Nevada County group seeks to hold a fair on private property | TheUnion.com
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Nevada County group seeks to hold a fair on private property

Victoria Penate
Special to The Union

In response to the Nevada County Fairgrounds’ announcement that this year’s county fair has been canceled due to COVID-19-related public health risk, some residents are in the process of organizing a privately hosted fair.

A rally to raise awareness of this plan will be held 10 a.m. to noon today in the parking lot of the Neal Street Safeway in Grass Valley.

Eric Christen, a leader in a movement to hold a private fair, said he and his fellow organizers believe the virus’ low prevalence in Nevada County alongside summer weather would indicate a low public health risk for the event.

As of now, the group’s plan is to hold a fair on a 340-acre private plot of land which has been volunteered by an unnamed member of the community.

“It is guaranteed available and we’ll be announcing the address relatively soon, but it is easily accessible for Nevada County residents at around 15 to 20 minutes from the fairgrounds,” said Christen.

“A lot of work is going to have to go into this, and that is what the rally is about. Seeing who would like to help, and getting the word out,” he said, adding that organizers are in the process of compiling a list of necessary components, including security and restroom facilities.

Christen expressed that, because the event is planned to be held on private property, they don’t believe law enforcement will consider it a concern. He added that the Sheriff’s Office will be made aware of the plan.

“As we’ve seen around the state, tens of thousands of people can gather pretty much wherever they want and not be at risk of law enforcement, so we’re not really too worried about that,” said Christen, in reference to recent protests on police brutality held in California and nationwide.

As soon as the announcement was out, Christen and four other people “swung into action”, growing their group to about a dozen people — private citizens and representatives of local nonprofits — by the next day.

He described the organizing group as continuing to grow, and said he was not at liberty to identify other involved individuals or organizations at this time.

“But it’s all local, all Nevada County residents, and when the time comes we’ll have a list of businesses supporting it and how it will work,” said Christen, who also helped organize a May 22 rally in Grass Valley to reopen businesses. “I know there are a lot of questions, and I would just encourage people to show up to the rally and have them answered.”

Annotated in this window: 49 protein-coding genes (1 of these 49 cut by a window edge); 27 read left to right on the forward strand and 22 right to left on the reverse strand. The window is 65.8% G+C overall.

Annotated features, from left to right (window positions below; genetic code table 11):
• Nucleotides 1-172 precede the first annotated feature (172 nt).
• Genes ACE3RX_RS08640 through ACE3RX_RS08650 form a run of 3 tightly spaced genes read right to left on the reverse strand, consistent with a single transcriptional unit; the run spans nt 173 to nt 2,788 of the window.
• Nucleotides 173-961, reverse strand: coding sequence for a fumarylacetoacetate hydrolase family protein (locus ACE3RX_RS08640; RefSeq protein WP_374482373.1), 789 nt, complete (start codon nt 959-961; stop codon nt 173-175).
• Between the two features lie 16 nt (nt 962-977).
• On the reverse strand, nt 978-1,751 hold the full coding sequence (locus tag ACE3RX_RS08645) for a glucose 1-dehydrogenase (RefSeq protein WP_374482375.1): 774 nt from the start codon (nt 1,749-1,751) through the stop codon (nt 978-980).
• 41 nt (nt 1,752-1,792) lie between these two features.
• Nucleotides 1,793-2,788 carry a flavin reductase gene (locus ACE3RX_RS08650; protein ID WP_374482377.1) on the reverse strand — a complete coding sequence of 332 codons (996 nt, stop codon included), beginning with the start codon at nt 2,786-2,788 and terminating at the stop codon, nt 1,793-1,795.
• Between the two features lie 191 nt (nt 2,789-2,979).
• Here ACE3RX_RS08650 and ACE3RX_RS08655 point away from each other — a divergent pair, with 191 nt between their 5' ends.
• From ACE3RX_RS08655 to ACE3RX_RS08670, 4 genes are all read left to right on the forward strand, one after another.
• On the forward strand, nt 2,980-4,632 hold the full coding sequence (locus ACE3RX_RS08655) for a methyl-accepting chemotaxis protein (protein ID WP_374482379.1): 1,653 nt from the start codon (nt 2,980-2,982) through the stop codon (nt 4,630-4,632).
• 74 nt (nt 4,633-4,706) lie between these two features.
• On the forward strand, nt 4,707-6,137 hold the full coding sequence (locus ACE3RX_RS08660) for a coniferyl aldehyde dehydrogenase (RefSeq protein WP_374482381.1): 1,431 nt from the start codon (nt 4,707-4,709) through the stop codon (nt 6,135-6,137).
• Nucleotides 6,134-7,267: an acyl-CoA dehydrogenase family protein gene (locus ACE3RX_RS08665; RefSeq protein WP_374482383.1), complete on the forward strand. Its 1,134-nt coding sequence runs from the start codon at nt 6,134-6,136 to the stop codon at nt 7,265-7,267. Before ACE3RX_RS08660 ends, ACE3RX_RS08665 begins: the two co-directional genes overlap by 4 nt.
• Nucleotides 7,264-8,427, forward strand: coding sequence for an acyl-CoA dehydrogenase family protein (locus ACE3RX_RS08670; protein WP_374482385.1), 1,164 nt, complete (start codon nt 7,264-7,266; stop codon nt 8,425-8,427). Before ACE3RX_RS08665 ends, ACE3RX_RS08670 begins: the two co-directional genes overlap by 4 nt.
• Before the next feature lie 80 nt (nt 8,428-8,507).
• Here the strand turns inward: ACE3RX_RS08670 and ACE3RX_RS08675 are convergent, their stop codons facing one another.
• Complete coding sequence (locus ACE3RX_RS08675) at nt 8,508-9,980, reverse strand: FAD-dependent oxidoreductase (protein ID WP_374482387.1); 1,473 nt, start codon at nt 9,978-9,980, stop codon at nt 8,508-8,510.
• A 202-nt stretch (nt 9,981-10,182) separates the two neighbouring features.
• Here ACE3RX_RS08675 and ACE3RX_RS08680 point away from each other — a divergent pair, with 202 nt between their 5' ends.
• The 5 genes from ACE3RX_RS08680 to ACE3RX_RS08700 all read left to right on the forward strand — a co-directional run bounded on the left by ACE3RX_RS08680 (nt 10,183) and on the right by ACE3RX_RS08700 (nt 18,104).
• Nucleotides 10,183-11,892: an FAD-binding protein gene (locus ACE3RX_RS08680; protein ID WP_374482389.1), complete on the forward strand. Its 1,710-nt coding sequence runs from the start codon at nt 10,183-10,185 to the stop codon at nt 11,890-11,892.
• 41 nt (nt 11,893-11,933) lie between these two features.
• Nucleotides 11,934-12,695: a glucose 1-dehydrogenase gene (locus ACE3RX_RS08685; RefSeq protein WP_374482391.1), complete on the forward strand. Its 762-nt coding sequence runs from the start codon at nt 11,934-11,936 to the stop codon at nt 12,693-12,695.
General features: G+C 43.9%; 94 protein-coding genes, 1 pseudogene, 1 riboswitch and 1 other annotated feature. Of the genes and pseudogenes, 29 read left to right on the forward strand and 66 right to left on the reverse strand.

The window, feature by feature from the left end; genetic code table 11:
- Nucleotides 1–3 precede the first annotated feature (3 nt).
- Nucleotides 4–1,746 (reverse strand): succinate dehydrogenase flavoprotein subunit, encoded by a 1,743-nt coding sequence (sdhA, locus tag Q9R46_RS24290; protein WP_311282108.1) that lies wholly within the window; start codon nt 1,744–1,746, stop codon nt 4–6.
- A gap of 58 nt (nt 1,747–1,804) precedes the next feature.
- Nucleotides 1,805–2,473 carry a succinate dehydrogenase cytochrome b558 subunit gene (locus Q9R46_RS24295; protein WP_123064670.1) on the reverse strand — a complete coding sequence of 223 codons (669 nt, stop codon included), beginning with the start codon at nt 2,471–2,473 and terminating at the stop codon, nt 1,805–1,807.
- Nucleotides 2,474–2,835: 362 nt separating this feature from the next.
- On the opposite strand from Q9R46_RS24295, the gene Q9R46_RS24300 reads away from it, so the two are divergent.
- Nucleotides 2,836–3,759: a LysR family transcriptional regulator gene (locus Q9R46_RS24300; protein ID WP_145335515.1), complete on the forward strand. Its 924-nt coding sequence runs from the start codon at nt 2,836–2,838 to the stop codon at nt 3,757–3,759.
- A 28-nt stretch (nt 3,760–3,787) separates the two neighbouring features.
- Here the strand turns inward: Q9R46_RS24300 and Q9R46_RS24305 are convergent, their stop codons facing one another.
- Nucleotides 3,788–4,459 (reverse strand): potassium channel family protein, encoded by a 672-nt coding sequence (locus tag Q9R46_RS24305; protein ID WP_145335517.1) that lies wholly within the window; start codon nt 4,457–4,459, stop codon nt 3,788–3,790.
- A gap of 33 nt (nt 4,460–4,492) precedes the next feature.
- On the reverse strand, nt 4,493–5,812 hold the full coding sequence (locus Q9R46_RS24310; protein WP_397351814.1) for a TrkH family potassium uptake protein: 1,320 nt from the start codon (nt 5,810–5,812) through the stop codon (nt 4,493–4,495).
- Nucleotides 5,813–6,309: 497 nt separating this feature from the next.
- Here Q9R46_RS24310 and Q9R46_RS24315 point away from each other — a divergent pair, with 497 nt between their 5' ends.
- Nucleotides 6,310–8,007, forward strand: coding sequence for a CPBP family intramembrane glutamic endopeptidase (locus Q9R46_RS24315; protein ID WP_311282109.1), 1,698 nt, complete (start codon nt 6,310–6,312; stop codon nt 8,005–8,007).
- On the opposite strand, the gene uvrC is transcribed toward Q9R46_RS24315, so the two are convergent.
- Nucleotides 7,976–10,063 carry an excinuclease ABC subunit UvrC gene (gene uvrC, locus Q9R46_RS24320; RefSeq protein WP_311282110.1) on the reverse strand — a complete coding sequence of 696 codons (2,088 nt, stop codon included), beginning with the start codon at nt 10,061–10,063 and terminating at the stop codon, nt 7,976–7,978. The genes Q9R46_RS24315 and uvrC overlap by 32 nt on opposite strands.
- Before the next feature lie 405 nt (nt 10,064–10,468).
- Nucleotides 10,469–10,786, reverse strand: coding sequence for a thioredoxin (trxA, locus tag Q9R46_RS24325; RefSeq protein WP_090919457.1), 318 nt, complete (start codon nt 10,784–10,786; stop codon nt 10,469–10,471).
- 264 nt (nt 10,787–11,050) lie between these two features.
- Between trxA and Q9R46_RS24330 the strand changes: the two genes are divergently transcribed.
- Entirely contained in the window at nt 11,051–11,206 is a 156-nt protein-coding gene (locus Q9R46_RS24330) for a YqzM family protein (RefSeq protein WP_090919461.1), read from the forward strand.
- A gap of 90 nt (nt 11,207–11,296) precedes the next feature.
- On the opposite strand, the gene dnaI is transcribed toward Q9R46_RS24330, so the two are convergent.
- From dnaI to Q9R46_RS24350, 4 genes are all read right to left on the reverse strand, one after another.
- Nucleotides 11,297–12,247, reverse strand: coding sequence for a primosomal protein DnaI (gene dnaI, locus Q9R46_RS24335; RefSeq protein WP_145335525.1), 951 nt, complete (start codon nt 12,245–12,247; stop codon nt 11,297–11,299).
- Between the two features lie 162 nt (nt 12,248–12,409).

THE FAIR

According to Patrick Eidman, CEO of the Nevada County Fairgrounds, the fair’s board and staff made the cancellation based on public health orders, citing the unlikelihood that the state would reach Stage 4 of reopening — which would allow mass gatherings such as fairs and festivals — by the date of the fair.

“The rally is not affiliated with or supported by the fairgrounds,” Eidman said in an email.

Eidman encouraged the community to work with the fairgrounds and its partner organizations to support agricultural youth through an online sale, and expect plans for a modified, drive-thru Treat Street event which will support local nonprofits.

He emphasized that the fairgrounds’ board and staff consulted with local and state public health officials as well as organizers of other fairs and large events, ultimately coming to a conclusion they had wished to avoid — that the fair could not be held safely.

“Public health and safety should be the highest priority for any responsible event organizer and that is especially true during a pandemic when there is no preventative vaccine or effective treatment,” said Eidman.

Organizers of the privately planned fair cite the loss of an in-person auction of livestock as a major issue with the fair’s cancellation, with Christen raising the concern that the involved families will most likely not be able to draw the same amount of income without the spontaneity of a live event.

Eidman responded in an email to this concern, saying fairgrounds staff are working with the Nevada County Fairgrounds Foundation and Nevada County Livestock Producers on the planned online sale. The Nevada Union and Bear River Future Farmers of America boosters, the Nevada County Agricultural Youth Boosters, and the Nevada County Farm Bureau are among several local organizations which have shown support for the sale so far.

“The generosity the community shows to these kids won’t change because of the format of the sale, and frankly, being online opens the sale up to a whole new group of buyers that weren’t able to participate in person,” said Eidman.

Victoria Penate is a freelance writer for The Union.


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